LiveWhale CMS 2.0+ adds new tools for managing the page editing experience.
Sometimes you want to allow editors to insert design elements onto a page without either coding them into the page template or making them each as separate widgets. This new tool, Content Layouts, allows you to define editable layouts that can be placed on any page.
For each content layout you want to add to your site, upload to /_ingredients/templates/wysiwyg:
an .xml file that contains the markup for your layout, described below
and a .png screenshot of the element that editors will see as a Preview (optional)
The basic structure of /_ingredients/templates/wysiwyg/wysiwyg.my-template.xml is:
<title>My Content Layout</title>
<description>Short description of this layout.</description>
HTML markup goes here.
<content>, a number of special markup elements are supported.
We use the TinyMCE Noneditable plugin to allow editable and non-editable regions within a content layout. By default, every element is editable unless it or one of its parents contains
<div class="mceNonEditable">This text can't be edited.</div>
Best practice: Put
class="mceNonEditable" on the outermost element of your content layout, and then only add
class="mceEditable" to children that you want editors to be able to type into.
class="mceEditable" on block-level elements like
<div>, don’t put it directly on header or paragraph elements. Sometimes when editors are typing or hitting return, the current header/paragraph can get duplicated.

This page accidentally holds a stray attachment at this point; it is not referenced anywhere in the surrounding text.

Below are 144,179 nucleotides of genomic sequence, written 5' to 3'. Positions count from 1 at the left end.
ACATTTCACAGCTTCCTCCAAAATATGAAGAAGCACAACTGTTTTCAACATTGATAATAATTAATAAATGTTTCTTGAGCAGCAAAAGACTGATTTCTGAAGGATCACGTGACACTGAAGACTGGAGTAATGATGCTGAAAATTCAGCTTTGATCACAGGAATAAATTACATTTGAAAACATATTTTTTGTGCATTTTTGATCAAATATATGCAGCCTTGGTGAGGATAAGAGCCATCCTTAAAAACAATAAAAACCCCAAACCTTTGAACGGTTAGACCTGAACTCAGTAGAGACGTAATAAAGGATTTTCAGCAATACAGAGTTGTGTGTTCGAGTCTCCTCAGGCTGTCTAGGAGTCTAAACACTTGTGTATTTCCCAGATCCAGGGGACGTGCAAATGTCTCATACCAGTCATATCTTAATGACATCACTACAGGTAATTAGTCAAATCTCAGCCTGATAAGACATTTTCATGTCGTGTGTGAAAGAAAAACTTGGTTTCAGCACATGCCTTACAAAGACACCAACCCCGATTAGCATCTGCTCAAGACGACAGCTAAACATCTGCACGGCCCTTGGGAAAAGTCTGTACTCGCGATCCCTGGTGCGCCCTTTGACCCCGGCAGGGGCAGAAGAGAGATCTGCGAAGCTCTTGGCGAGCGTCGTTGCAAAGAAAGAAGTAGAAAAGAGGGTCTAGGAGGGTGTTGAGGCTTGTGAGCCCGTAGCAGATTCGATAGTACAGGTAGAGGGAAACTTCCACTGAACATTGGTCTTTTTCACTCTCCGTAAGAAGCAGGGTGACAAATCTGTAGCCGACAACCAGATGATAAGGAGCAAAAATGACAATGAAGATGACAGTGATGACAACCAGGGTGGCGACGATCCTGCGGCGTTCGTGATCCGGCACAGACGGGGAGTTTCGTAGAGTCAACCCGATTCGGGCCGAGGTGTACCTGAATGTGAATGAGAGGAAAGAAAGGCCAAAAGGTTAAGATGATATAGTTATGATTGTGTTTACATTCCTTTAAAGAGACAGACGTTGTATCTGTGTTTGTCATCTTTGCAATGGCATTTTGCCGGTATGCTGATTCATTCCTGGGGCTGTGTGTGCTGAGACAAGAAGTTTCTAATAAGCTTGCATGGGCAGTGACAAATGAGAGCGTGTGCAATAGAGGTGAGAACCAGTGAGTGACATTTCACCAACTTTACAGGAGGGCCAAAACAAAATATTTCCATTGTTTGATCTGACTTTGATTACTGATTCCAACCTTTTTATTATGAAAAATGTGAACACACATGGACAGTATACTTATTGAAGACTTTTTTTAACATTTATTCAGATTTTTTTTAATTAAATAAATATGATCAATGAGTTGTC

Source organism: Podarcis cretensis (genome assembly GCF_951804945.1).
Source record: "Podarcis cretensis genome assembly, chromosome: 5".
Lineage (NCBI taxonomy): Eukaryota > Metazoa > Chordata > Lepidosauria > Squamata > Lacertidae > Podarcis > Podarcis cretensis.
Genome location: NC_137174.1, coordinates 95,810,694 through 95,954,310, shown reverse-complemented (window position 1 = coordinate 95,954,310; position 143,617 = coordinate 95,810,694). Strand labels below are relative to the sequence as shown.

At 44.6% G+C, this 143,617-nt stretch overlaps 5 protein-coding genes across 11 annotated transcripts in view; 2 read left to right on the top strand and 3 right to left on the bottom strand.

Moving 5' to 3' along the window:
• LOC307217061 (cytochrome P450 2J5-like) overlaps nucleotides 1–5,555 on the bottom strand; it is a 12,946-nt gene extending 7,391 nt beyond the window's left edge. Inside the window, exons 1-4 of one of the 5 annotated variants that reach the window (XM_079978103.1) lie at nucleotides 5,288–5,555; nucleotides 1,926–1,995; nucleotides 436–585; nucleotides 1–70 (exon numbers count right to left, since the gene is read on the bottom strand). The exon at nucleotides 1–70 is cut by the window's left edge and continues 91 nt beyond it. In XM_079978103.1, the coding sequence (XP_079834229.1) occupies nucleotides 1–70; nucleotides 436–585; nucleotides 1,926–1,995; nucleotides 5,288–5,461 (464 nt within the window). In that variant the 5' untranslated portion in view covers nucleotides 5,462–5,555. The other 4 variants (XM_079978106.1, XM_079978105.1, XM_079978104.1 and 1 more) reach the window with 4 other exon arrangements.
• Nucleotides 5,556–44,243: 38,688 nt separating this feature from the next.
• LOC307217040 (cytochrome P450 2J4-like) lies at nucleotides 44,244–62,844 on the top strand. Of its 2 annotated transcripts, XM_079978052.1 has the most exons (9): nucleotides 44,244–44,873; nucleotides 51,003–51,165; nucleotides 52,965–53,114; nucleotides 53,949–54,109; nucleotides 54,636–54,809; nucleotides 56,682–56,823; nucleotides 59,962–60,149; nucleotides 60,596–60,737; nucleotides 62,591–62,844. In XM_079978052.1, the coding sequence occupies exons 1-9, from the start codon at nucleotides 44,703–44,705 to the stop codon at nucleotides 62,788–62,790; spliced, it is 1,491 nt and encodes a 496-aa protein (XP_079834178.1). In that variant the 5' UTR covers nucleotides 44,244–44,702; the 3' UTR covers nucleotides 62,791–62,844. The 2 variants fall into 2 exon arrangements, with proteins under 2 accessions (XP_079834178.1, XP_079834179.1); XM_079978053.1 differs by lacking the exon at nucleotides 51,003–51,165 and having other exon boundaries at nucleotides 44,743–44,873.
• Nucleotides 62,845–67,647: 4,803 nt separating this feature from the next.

A layout block is a repeatable design element that you want editors to be able to add/remove/rearrange instances of within a single content layout. For instance, in a grid design, your layout block might be a single grid element, so editors can add/delete them as they work.
<div class="lw_layout_block">This markup can be duplicated.</div>
When editing a page, these blocks will get + (duplicate) and x (delete) buttons added to them, as well as arrow buttons for rearranging the order.
Note: In order for the duplicate and delete buttons to work as expected, the
lw_layout_block class cannot be attached to the outermost element of your markup.
<!-- Incorrect: .lw_layout_block on the outermost element will cause unexpected behavior -->
class="lw_layout_block" is only supported on the
<div> HTML element.
Inside a content layout or layout block, you can add
data-lw-placeholder to dictate paragraphs, headers, or links that will appear empty on the front-end but will receive placeholder text when editing.
data-lw-placeholder="true" for a default “Add text” placeholder.
data-lw-placeholder="Add program description" to define custom placeholder text.
The placeholder attribute also works on links. When an editor clicks the placeholder, the Add Link window will pop up.
<a class="my-custom-button" data-lw-placeholder="true"/>
To add a placeholder image to a content layout, use the following syntax, defining the width and height of the image you want. When an editor clicks the placeholder, the Add Image window will pop up, and the image size/cropping tools will be locked to the dimensions defined in the template:
<div class="lw_layout_image" data-width="400" data-height="300"/>
Here’s a complete example that combines all of the above tools to code a three-column content layout. All of the
cta classes are examples that you could replace with your own theme classes.